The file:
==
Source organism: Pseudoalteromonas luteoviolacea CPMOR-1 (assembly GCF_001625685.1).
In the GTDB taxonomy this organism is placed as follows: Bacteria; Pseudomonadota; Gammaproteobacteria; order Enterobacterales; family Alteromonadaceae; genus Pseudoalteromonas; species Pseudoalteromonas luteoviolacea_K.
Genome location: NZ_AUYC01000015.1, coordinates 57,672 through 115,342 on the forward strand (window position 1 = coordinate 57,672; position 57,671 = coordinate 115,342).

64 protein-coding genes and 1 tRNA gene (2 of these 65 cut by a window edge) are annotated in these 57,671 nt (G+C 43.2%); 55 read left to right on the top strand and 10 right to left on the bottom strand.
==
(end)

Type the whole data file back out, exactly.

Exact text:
Source organism: Pseudoalteromonas luteoviolacea CPMOR-1 (assembly GCF_001625685.1).
In the GTDB taxonomy this organism is placed as follows: Bacteria; Pseudomonadota; Gammaproteobacteria; order Enterobacterales; family Alteromonadaceae; genus Pseudoalteromonas; species Pseudoalteromonas luteoviolacea_K.
Genome location: NZ_AUYC01000015.1, coordinates 57,672 through 115,342 on the forward strand (window position 1 = coordinate 57,672; position 57,671 = coordinate 115,342).

64 protein-coding genes and 1 tRNA gene (2 of these 65 cut by a window edge) are annotated in these 57,671 nt (G+C 43.2%); 55 read left to right on the top strand and 10 right to left on the bottom strand.